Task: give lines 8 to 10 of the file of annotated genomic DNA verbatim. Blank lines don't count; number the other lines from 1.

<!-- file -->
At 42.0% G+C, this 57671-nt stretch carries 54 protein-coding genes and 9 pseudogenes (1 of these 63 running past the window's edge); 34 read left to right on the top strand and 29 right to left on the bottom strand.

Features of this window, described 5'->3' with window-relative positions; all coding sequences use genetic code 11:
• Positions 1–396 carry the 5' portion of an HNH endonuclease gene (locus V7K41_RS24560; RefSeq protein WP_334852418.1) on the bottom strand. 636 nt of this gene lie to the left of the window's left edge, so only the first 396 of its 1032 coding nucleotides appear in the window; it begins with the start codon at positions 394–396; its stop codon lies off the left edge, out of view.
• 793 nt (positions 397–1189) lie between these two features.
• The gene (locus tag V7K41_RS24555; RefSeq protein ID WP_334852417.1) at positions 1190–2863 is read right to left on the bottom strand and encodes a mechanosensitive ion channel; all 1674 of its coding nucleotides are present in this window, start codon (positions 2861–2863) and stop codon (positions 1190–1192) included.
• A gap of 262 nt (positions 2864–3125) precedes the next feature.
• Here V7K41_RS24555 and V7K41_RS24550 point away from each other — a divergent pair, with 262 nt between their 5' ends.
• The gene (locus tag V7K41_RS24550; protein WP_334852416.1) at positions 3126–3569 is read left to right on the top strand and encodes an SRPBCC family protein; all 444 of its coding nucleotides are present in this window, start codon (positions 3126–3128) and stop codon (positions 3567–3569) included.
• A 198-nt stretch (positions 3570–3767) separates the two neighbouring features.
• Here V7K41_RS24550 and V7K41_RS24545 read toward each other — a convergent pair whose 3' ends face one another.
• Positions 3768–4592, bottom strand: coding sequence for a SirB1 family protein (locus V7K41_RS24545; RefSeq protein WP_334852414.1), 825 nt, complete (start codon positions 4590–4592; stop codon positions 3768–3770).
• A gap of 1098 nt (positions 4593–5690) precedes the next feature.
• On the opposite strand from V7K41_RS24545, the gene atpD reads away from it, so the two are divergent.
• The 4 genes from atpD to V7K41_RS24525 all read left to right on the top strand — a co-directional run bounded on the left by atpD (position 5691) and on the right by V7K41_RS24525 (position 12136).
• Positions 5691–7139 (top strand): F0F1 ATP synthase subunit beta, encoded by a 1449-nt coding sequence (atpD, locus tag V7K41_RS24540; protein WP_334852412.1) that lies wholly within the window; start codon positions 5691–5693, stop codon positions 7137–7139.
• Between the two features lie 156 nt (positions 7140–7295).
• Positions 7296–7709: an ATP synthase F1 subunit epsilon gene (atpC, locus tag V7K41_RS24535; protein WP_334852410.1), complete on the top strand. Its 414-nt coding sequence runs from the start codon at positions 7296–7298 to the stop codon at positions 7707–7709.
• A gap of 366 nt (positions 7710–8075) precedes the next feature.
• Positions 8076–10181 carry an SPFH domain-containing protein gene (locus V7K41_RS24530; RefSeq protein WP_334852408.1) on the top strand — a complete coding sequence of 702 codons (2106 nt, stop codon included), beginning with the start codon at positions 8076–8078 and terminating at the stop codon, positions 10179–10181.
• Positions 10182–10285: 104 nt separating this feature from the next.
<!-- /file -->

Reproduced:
• The gene (locus tag V7K41_RS24550; protein WP_334852416.1) at positions 3126–3569 is read left to right on the top strand and encodes an SRPBCC family protein; all 444 of its coding nucleotides are present in this window, start codon (positions 3126–3128) and stop codon (positions 3567–3569) included.
• A 198-nt stretch (positions 3570–3767) separates the two neighbouring features.
• Here V7K41_RS24550 and V7K41_RS24545 read toward each other — a convergent pair whose 3' ends face one another.